The Sorcerer hums to herself, sending suggestive thoughts towards the guard on duty… nothing crazy, just a light push on his mind, suggesting that she and her companions were good friends of the guard, rather than the trespassers they clearly are. Rounding the corner of the gate, she crosses her fingers, hoping silently that the spell did the trick.
Smiling fondly, the guard gives a friendly wave as the group approaches and they’re able to pass through without a fight… The Sorcerer breathes a sigh of relief and returns the guard’s greeting.
Table of Contents
What is the Suggestion Spell?
One of the traditional images, at least amongst those who haven’t had much contact with the magical fraternity, is of a spell caster being able to control, influence, and generally affect the will of an individual target.
In reality, the scope of magic use is far beyond most people’s comprehension, being vaster, more complex, and more dangerous than many could imagine. But if a spellcaster were to conform to such a stereotypical action, Suggestion is probably the spell that they would opt for.
Suggestion Spell Description
The Player’s Handbook tells us that Suggestion is a 2nd level Evocation spell.
“You suggest a course of activity (limited to a sentence or two) and magically influence a creature you can see within range that can hear and understand you. Creatures that can’t be charmed are immune to this effect. The Suggestion must be worded in such a manner as to make the course of action sound reasonable. Asking the creature to stab itself, throw itself onto a spear, immolate itself, or do some other harmful act ends the spell.
The target must make a Wisdom saving throw. On a failed save, it pursues the course of action you described to the best of its ability. The suggested course of action can continue for the entire duration. If the suggested activity can be completed shorter, the spell ends when the subject finishes what it was asked to do.”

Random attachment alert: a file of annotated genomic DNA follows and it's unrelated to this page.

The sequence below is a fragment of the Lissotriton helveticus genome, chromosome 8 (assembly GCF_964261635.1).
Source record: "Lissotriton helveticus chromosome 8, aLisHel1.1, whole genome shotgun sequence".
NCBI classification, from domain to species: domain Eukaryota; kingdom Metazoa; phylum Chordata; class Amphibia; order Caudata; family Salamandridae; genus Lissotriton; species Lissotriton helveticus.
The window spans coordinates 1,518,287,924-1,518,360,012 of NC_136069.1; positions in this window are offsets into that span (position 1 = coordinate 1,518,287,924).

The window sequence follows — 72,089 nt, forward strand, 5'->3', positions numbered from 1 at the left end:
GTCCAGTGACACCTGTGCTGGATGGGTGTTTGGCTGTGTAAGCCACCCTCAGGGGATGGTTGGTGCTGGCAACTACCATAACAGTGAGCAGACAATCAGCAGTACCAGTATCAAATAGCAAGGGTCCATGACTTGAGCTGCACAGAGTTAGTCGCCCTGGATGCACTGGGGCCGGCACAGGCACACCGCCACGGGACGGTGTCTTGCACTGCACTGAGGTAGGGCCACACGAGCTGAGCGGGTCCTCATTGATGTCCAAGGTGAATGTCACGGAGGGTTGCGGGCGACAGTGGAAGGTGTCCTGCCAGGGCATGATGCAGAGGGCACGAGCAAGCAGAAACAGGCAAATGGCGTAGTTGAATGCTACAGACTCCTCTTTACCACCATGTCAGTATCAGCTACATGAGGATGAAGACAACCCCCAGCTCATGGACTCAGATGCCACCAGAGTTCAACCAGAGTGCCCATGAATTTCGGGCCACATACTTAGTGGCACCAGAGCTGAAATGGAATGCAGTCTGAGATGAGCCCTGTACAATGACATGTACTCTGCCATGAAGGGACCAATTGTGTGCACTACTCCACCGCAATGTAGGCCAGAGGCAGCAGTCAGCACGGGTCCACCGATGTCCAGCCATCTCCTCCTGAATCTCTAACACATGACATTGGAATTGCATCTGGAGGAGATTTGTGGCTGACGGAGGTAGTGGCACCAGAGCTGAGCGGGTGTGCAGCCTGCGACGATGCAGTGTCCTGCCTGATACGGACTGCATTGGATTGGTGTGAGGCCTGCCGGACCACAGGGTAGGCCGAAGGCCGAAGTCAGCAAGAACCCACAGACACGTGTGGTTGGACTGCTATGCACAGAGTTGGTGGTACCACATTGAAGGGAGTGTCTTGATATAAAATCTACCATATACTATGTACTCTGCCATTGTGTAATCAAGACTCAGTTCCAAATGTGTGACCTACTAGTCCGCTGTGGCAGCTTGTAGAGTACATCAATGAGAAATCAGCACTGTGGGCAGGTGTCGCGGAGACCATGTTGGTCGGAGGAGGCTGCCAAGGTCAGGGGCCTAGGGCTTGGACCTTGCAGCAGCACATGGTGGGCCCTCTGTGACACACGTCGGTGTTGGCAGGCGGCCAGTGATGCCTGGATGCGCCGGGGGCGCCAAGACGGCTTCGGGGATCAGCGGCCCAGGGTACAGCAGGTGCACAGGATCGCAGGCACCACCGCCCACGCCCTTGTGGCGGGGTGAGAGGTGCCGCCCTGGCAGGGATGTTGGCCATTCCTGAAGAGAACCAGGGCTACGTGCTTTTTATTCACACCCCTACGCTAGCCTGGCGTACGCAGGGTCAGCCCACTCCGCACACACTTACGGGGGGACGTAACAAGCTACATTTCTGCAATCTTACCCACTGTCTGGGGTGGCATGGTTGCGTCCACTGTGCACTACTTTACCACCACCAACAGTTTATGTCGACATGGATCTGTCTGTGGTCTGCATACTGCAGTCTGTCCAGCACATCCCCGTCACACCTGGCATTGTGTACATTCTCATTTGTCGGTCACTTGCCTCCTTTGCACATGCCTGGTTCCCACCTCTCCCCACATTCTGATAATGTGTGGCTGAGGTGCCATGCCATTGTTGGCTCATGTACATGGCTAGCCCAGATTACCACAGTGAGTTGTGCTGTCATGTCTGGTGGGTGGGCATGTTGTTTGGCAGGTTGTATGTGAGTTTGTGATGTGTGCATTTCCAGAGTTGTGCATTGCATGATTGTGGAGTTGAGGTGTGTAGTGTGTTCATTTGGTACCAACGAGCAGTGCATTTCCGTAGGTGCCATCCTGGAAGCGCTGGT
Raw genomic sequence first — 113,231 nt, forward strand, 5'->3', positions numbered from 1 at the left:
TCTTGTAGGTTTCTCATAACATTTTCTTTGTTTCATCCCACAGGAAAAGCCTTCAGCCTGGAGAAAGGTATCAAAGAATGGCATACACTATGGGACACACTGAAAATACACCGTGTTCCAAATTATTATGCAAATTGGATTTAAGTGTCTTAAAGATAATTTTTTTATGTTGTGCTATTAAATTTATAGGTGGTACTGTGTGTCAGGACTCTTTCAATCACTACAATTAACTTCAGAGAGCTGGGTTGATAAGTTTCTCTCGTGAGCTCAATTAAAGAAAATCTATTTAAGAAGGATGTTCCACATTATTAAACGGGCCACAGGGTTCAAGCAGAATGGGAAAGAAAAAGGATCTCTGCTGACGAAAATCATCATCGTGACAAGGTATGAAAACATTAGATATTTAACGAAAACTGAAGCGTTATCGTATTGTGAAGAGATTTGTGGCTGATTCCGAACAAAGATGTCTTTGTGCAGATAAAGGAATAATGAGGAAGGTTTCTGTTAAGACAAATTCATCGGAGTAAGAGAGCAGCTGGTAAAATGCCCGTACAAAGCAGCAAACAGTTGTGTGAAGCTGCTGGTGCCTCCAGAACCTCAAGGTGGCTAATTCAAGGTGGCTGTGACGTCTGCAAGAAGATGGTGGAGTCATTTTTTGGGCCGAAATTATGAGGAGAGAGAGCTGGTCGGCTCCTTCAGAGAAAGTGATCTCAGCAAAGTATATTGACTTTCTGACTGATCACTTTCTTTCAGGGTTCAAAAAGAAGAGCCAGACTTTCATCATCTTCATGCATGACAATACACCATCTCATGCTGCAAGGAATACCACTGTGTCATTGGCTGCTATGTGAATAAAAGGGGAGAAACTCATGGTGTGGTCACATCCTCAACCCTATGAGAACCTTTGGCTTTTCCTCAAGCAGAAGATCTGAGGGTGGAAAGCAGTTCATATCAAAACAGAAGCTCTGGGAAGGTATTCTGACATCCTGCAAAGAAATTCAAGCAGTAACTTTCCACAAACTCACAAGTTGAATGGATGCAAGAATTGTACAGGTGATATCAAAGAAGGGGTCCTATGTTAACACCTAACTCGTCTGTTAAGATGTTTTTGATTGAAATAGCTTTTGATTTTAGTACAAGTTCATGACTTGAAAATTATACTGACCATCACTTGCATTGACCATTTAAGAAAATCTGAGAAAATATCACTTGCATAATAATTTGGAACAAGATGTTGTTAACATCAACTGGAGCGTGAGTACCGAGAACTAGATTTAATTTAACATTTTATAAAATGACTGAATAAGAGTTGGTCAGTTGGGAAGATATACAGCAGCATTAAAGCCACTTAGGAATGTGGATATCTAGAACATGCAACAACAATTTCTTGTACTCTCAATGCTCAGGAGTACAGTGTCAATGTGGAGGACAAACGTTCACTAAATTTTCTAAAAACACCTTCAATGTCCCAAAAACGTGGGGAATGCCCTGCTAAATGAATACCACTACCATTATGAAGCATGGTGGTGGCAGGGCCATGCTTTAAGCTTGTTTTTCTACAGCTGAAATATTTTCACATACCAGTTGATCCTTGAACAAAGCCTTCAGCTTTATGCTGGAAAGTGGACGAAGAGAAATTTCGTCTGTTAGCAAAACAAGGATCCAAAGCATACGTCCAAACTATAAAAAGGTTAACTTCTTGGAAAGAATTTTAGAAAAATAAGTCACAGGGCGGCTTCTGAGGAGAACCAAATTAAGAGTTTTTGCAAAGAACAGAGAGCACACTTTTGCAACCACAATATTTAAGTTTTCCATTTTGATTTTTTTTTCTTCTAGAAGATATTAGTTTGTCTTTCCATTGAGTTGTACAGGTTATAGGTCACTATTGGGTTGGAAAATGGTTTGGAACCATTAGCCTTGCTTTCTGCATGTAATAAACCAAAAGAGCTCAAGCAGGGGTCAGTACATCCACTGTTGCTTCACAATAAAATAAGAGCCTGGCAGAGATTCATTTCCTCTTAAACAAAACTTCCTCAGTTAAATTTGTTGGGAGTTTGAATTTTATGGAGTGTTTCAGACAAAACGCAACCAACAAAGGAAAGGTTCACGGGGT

Suggestion 5e Stats
|Casting Time||1 action|
|Classes||Bard, Cleric* Sorcerer, Warlock, Wizard|
How Does Suggestion Work?
The effectiveness of the Suggestion 5e in the real world, i.e., on adventures, depends on two things. The way you word the Suggestion and the way the DM interprets it. The DM might even have their own house rules regarding how the spell can be used to keep its effectiveness consistent with the level and general nature of the campaign.
With regards to the player, be clear in what you are suggesting, and remember, only one Suggestion applies; you can’t suggest a string of commands and expect anything but the first to be effective. Some DM’s might even rule that the spell fails if the ask is too complicated.
Also, a general rule is that the Suggestion should be worded so that the request sounds reasonable. This is the DM’s get-out clause for extreme requests.
So, when faced with a whole pack of Hobgoblin militia patrolling the borders of their homeland, don’t suggest that the Captain of the Guard assassinates each of his troops. This is in no way a “reasonable request.” But you could Suggest that the Captain of The Guard recognizes you as being friends and, in a “These are not the Droids you are looking for” course of action, lets you pass by.